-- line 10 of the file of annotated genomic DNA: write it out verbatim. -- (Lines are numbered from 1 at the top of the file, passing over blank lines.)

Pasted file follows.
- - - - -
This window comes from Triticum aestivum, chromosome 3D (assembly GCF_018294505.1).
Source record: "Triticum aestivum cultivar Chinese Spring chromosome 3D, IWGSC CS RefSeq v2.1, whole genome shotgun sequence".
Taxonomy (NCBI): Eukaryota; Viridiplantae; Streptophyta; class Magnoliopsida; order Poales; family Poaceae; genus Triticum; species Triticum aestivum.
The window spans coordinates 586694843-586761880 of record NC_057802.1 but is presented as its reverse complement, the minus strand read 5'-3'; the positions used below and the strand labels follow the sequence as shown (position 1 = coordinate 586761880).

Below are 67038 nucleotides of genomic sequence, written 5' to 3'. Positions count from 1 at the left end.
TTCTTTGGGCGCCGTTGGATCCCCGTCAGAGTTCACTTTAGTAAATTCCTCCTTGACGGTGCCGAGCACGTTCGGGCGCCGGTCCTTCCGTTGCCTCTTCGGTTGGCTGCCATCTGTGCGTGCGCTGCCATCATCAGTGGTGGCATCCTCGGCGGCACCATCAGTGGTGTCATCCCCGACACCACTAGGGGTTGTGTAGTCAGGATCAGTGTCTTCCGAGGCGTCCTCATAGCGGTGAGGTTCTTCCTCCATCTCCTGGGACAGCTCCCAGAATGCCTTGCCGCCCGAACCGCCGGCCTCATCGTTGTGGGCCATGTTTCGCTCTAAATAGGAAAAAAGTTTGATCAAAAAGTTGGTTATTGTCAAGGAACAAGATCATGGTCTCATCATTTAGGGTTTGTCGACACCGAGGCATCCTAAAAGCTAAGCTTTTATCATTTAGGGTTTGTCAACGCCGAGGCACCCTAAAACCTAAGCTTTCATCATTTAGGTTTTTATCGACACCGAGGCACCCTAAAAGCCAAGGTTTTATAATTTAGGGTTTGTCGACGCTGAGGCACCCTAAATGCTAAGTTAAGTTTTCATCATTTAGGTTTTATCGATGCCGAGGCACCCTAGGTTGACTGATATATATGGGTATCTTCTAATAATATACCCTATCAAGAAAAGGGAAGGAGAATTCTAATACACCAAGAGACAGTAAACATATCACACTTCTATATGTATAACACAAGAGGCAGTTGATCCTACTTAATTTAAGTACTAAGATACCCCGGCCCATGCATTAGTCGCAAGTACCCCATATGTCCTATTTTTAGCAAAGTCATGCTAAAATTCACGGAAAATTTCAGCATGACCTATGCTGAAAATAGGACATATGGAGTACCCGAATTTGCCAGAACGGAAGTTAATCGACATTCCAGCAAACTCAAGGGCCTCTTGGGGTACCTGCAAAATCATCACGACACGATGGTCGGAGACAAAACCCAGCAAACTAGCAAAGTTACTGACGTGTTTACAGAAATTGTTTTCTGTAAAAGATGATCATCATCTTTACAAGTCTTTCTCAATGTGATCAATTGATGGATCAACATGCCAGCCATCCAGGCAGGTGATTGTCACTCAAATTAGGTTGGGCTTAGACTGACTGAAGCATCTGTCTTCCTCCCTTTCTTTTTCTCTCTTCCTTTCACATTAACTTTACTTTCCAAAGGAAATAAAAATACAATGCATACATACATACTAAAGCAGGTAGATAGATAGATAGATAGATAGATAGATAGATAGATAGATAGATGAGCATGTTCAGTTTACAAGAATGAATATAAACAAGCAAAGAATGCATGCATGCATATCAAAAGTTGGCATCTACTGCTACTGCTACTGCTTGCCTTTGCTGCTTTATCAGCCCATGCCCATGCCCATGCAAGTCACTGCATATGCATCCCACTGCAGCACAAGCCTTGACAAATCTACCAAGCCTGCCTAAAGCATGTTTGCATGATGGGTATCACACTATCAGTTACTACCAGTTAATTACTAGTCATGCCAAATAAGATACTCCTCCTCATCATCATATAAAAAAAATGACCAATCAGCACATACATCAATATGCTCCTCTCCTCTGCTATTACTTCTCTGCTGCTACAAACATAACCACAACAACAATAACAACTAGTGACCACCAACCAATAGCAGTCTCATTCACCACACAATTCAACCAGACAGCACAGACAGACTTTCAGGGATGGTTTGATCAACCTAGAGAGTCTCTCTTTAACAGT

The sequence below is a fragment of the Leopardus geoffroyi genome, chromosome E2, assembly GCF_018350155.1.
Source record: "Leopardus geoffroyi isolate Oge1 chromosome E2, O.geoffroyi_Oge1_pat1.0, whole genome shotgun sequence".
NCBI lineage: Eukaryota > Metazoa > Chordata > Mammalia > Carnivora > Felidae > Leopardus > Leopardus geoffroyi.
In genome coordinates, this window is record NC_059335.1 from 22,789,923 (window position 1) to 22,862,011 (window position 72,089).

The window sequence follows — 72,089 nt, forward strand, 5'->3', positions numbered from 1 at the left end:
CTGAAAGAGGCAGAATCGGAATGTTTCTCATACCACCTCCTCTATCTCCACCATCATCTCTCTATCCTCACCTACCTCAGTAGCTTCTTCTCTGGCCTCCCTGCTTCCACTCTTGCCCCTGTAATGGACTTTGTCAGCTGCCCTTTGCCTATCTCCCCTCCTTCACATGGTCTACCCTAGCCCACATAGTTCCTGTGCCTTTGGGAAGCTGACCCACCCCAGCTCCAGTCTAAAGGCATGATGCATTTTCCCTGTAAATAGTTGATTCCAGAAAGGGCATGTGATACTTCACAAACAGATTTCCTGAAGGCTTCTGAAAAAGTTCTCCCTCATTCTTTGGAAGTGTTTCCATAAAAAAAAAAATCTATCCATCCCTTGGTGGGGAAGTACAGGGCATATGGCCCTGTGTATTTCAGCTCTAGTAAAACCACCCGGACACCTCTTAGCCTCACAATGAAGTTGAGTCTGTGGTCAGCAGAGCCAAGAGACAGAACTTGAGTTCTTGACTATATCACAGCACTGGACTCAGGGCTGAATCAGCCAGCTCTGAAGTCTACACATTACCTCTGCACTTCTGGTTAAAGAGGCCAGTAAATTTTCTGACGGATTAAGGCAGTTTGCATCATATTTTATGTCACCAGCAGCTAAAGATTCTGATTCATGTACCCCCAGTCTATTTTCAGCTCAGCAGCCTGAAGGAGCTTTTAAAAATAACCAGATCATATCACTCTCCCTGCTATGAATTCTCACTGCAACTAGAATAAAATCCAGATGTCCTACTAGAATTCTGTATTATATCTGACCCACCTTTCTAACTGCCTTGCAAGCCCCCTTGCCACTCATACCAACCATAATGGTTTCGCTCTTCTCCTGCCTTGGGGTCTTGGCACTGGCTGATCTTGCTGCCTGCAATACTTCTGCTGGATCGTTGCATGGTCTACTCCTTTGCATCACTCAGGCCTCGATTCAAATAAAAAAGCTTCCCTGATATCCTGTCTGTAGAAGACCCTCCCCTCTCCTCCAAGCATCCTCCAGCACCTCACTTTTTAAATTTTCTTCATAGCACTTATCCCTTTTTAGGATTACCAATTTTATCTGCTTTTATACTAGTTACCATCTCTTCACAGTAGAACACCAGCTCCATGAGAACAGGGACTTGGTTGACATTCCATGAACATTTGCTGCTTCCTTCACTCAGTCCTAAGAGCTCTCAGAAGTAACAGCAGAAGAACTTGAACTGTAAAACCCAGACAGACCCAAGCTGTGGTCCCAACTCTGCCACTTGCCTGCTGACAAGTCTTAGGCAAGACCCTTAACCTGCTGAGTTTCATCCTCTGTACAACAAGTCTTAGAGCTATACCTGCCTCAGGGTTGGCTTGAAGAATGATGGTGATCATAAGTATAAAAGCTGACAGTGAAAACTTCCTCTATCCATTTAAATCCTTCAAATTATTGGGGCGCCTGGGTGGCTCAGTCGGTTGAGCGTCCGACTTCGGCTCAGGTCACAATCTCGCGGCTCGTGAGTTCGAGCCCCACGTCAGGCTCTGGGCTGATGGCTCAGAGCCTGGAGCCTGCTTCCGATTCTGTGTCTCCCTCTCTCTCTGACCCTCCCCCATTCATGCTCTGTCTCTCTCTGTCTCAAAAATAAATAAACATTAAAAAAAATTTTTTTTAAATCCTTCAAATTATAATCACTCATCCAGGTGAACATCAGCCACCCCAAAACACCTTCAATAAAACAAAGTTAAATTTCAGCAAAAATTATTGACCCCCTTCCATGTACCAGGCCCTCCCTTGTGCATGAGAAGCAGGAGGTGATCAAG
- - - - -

In genome coordinates, this window is record NC_059335.1 from 22,789,923 (window position 1) to 22,862,011 (window position 72,089).